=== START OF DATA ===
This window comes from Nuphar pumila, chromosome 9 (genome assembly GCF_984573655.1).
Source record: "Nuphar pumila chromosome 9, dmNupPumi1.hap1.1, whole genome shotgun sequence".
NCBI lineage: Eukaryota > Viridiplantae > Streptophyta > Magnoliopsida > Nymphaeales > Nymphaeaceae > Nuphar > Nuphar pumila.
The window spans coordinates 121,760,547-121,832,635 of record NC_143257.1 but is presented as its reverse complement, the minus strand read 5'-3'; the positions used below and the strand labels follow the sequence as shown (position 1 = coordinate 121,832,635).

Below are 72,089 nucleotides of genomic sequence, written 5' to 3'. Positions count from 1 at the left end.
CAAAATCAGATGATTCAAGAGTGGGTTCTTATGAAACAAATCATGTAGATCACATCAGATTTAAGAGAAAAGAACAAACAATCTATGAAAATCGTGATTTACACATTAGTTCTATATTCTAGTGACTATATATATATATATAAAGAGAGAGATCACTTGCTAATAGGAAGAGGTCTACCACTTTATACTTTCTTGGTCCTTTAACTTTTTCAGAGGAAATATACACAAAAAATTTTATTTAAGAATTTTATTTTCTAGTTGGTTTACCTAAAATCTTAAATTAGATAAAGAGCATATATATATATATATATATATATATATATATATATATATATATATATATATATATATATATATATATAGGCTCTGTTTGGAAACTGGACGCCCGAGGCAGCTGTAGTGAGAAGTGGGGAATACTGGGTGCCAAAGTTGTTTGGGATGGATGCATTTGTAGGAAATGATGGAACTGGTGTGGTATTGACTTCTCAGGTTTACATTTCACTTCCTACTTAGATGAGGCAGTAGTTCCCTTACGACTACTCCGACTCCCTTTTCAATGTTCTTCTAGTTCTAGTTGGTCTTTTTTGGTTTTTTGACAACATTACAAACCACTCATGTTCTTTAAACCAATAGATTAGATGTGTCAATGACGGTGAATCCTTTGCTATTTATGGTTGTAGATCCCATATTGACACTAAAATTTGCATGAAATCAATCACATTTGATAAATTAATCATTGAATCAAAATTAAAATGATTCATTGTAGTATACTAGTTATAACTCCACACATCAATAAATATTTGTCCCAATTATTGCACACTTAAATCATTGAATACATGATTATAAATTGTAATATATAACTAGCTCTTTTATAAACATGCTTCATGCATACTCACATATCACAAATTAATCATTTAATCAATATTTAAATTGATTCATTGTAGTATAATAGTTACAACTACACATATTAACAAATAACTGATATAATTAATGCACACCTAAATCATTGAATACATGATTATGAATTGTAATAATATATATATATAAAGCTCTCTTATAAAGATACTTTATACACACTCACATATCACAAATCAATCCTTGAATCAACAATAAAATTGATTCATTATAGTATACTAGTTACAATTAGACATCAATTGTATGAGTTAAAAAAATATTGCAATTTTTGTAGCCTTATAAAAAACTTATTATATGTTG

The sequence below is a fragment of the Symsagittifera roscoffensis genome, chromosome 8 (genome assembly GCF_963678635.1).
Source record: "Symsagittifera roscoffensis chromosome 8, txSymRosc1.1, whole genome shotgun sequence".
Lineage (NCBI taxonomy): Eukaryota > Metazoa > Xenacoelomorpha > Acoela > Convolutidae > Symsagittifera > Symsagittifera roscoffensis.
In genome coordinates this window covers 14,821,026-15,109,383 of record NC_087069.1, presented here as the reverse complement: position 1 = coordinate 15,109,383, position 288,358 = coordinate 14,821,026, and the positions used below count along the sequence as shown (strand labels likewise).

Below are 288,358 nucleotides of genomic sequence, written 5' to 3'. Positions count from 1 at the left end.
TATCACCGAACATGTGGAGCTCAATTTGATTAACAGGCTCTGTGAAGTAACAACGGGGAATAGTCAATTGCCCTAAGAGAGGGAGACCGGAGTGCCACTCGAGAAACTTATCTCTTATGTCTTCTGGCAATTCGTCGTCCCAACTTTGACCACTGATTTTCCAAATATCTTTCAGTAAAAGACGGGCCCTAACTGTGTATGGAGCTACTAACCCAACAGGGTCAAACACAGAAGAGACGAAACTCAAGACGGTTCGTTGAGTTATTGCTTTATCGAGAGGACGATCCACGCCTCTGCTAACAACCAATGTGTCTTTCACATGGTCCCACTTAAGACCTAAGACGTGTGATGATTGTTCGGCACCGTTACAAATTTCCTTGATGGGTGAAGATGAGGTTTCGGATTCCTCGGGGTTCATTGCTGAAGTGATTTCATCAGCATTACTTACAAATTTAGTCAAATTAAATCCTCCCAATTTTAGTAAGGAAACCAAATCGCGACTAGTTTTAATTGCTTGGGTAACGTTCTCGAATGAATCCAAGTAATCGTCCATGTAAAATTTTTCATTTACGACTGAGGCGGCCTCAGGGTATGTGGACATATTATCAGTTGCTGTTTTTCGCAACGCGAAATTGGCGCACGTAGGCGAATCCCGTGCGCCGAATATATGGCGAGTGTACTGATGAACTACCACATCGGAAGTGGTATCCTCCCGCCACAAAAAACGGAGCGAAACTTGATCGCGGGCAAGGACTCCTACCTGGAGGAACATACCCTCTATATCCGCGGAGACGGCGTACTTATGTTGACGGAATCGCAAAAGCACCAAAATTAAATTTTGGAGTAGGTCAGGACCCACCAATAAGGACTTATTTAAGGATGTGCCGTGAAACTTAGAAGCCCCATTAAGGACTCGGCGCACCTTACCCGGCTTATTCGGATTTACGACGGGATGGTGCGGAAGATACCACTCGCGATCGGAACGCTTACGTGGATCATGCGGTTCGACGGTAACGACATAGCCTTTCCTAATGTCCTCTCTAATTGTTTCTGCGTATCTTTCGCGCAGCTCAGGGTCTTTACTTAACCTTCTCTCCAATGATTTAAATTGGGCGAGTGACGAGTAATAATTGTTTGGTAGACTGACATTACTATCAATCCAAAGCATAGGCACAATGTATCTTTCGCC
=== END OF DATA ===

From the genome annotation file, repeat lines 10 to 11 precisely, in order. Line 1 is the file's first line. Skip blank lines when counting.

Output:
In genome coordinates this window covers 14,821,026-15,109,383 of record NC_087069.1, presented here as the reverse complement: position 1 = coordinate 15,109,383, position 288,358 = coordinate 14,821,026, and the positions used below count along the sequence as shown (strand labels likewise).

Below are 288,358 nucleotides of genomic sequence, written 5' to 3'. Positions count from 1 at the left end.